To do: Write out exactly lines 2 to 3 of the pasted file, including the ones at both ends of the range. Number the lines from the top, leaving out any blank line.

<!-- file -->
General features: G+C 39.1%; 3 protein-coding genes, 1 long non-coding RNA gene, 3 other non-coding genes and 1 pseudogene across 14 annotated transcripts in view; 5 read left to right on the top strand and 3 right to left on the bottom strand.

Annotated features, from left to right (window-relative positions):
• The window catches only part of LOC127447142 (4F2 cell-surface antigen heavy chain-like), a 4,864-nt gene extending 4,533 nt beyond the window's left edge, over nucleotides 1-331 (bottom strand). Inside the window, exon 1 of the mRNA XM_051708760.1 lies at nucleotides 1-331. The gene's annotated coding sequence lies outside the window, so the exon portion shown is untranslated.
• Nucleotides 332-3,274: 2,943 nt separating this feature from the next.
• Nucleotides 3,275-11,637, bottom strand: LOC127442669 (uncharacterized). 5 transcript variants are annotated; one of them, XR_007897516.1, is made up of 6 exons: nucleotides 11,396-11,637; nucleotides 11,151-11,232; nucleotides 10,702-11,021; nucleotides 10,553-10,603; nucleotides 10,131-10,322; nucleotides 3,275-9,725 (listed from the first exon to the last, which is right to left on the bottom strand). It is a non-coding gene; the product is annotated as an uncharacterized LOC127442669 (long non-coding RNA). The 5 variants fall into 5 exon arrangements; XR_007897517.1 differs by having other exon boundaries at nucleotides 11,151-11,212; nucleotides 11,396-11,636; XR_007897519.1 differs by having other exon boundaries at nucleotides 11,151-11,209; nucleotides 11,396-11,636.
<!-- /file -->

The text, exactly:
Annotated features, from left to right (window-relative positions):
• The window catches only part of LOC127447142 (4F2 cell-surface antigen heavy chain-like), a 4,864-nt gene extending 4,533 nt beyond the window's left edge, over nucleotides 1-331 (bottom strand). Inside the window, exon 1 of the mRNA XM_051708760.1 lies at nucleotides 1-331. The gene's annotated coding sequence lies outside the window, so the exon portion shown is untranslated.